About MPU

I often say it all started with Natalie Holloway, but in reality, it all started with Claudia Kirschhoch.

Claudia was a year and a half younger than me–an assistant editor for Frommer’s Travel Guides who went missing from Beaches Negril in Jamaica in May 2000.

She wasn’t supposed to be in Jamaica–the business trip was originally to visit a Sandals resort in Cuba. But something had happened and the group was diverted to Jamaica to await flights back home to the U.S., which weren’t available for a couple days.

One morning she went out for a walk on the beach…and vanished without a trace.

Mind you, she was a seasoned traveler who knew how to handle herself in foreign places.  And yet she’s never been found, thanks to the idiocy of hotel staff and local authorities.

Then Washington, D.C. intern Chandra Levy disappeared in the summer of 2001. The case drew a lot of national media attention because of her affair with Congressman Gary Condit, but as a former Capitol Hill intern and staffer who was still living in the D.C. area, it hit home for me.

And after she went missing I’d actually keep my eyes open for her as I commuted by bike up and down the path between Georgetown and Bethesda–since it seemed like as good a place as any to dump a body.

(Of course, if I’d actually seen her I would have totally freaked out…after all, the freaking Wizard of Oz used to give me horrible nightmares. But looking out for her made me feel like I was helping in some little way.)

Unlike Claudia, Chandra was found–a year later. And someone was finally convicted in 2010, although I strongly believe they have the wrong guy. But that’s a story for another day…

But the disappearance that really solidified my interest in missing people was Natalee Holloway.

I’m sure I don’t need to rehash the details of that story. I was pretty much obsessed with it–spending hours checking news coverage and blogs to see what the latest news was because I was convinced she’d be found at any moment. After all, it’s not that big an island, right?

Even though I was much older than Natalee, her disappearance really struck a chord in me. Because when it came down to it, all she did was make a bad judgment call.

And haven’t we all done that?!  Situations we look back on now and think, “How could I have been so stupid? Thank God nothing bad happened!”

Like the time my friend and I accepted a ride back to our hotel from two French guys we’d just met at a bar in Paris.  There, but for the grace of God…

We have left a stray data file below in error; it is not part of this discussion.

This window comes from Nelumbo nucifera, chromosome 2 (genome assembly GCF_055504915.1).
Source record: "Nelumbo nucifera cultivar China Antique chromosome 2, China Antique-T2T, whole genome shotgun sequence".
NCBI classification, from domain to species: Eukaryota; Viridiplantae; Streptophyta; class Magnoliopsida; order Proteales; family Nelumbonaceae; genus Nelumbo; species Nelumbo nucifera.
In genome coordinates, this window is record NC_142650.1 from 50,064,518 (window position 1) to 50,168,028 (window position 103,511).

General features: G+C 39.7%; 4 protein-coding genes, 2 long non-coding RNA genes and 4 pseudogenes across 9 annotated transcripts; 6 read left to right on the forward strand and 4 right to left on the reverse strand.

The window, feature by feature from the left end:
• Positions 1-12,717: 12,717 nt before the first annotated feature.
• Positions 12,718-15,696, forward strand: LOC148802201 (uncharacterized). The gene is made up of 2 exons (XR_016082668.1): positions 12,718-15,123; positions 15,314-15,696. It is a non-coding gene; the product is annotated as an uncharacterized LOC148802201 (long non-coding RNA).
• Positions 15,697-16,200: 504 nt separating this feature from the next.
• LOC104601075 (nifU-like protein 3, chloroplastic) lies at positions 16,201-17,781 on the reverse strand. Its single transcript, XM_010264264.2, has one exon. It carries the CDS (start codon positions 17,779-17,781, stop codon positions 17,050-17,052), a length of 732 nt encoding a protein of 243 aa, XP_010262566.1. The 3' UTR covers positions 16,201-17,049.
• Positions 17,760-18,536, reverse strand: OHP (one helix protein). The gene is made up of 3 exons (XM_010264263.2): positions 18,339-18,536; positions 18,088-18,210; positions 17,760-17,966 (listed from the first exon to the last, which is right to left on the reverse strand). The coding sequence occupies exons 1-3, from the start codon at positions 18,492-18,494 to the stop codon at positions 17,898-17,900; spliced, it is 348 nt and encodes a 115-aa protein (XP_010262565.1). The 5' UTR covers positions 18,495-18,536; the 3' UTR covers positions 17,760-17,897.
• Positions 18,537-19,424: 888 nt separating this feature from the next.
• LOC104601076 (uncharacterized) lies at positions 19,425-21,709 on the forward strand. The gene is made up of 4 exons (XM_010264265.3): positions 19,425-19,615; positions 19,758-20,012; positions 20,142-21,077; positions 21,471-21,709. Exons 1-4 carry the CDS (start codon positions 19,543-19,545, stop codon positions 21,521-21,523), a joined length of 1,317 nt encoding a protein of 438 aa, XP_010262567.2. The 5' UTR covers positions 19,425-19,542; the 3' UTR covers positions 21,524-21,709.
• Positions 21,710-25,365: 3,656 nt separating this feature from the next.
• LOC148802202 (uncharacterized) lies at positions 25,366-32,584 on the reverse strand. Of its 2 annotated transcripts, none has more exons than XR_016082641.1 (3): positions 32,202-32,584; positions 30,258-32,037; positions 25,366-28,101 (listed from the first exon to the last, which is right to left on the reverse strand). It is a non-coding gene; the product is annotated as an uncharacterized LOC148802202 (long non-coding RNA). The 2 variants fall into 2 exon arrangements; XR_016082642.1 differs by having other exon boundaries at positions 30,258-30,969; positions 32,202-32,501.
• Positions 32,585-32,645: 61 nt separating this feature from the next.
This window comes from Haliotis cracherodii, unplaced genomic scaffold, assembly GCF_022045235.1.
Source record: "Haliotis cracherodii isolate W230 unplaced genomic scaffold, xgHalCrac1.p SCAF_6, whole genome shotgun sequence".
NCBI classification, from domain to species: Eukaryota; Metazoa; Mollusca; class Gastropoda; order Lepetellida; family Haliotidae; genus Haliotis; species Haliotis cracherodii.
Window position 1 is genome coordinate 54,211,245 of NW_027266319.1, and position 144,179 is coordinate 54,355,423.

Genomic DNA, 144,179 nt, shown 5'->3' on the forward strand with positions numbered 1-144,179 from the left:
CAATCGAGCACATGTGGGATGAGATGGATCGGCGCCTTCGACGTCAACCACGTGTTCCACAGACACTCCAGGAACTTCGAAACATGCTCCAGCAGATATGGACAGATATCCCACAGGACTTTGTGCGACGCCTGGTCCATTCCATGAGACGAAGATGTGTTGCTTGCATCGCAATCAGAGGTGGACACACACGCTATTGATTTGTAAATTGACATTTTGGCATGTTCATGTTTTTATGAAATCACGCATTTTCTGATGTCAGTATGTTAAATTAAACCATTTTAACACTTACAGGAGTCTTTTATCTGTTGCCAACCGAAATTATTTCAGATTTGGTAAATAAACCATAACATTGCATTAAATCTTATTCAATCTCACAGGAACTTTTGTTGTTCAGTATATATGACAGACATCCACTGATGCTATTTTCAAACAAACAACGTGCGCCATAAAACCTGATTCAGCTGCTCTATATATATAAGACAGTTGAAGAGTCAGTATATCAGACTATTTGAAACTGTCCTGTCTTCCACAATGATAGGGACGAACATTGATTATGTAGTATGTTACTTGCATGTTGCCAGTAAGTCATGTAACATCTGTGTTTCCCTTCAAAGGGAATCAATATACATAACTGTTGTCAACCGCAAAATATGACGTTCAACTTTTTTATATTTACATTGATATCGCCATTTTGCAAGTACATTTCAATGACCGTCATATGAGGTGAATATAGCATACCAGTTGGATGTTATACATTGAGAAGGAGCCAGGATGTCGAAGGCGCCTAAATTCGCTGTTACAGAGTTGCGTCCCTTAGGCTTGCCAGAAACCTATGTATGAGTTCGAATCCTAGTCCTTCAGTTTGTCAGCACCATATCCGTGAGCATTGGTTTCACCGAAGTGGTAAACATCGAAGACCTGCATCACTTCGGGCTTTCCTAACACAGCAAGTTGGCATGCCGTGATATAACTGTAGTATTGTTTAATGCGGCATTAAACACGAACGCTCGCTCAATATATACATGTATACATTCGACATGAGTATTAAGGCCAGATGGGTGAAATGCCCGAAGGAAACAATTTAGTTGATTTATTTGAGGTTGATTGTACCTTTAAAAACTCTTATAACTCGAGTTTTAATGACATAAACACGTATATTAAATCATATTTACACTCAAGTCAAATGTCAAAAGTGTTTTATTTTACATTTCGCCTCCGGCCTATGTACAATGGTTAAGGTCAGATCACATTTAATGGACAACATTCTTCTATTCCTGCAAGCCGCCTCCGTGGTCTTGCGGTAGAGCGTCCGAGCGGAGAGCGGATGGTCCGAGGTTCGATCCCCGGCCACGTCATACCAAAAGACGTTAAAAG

Risky or dumb decisions–they’re a part of learning process of growing up. You’re supposed to end up hung over or embarrassed or healing from some minor injury–not dead.

Why I Started Missing Person Update (MPU)

While I try not to get as intensely wrapped up in a case these days, I’m still drawn to them and wanting to do something, somehow to help. Although I recently realized that just caring helps. It helps keep these cases alive, when family members may feel the whole world has forgotten about finding and getting justice for their loved one.

And it’s one more set of eyes and ears. After all, how could you ever recognize someone if you didn’t even know who they were and that they were missing?!

What frustrates me though is trying to stay on top of all the cases.

Because one thing I’ve learned is that blogs and forums often have the best information.

In fact,  I practically lived at the Scared Monkeys forum during the first year of the Holloway case because they would literally break stories BEFORE the mainstream press, thanks to forum members who were actually residents of Aruba.

And I’m so glad I learned that too because the media covers a case for several days or even weeks, then it’s off the radar. Hello? What ever happened?! Inquiring minds want to know…

There was a case a year or so ago where the mom had hired a new live-in nanny, who had taken the baby for a walk and never came back. The media covered it for a day or two and then nothing. Months later, I searched online out of curiosity and learned the girl and baby had been found within the week–the baby was fine and back home with mom.

Guess the happy endings don’t get as many ratings, huh? But they’re important to tell too…because if people feel it’s hopeless–that ALL missing cases end badly–they start tuning out. They stop paying attention and then there’s one less person who could potentially help bring someone home.

The good news is there are so many great blogs and forums doing their own sleuthing on the cases these days, and even people who are involved sometimes show up to share info. Places like Blink on Crime, Web Sleuths, Scared Monkeys and others.

The problem is, you have to wade through hundreds of messages and comments to find out what’s been going on. I couldn’t find a single place to go where you could quickly get the latest insights.

That’s why I started this blog.

Actually, there are three reasons why I started it…

1. I wanted to create a place where if you don’t haunt the missing persons sites every day, you can quickly check in to see the latest on your favorite cases…things the media isn’t saying or doesn’t even know.

2. I also wanted to have a place to discuss ideas to help stem the tide of missing kids and adults…and help bring more of them home safely.

3. But most of all, I wanted to make sure that even though they might still be missing, they’re not forgotten.

If you have thoughts, comments or suggestions, please feel free to share them!



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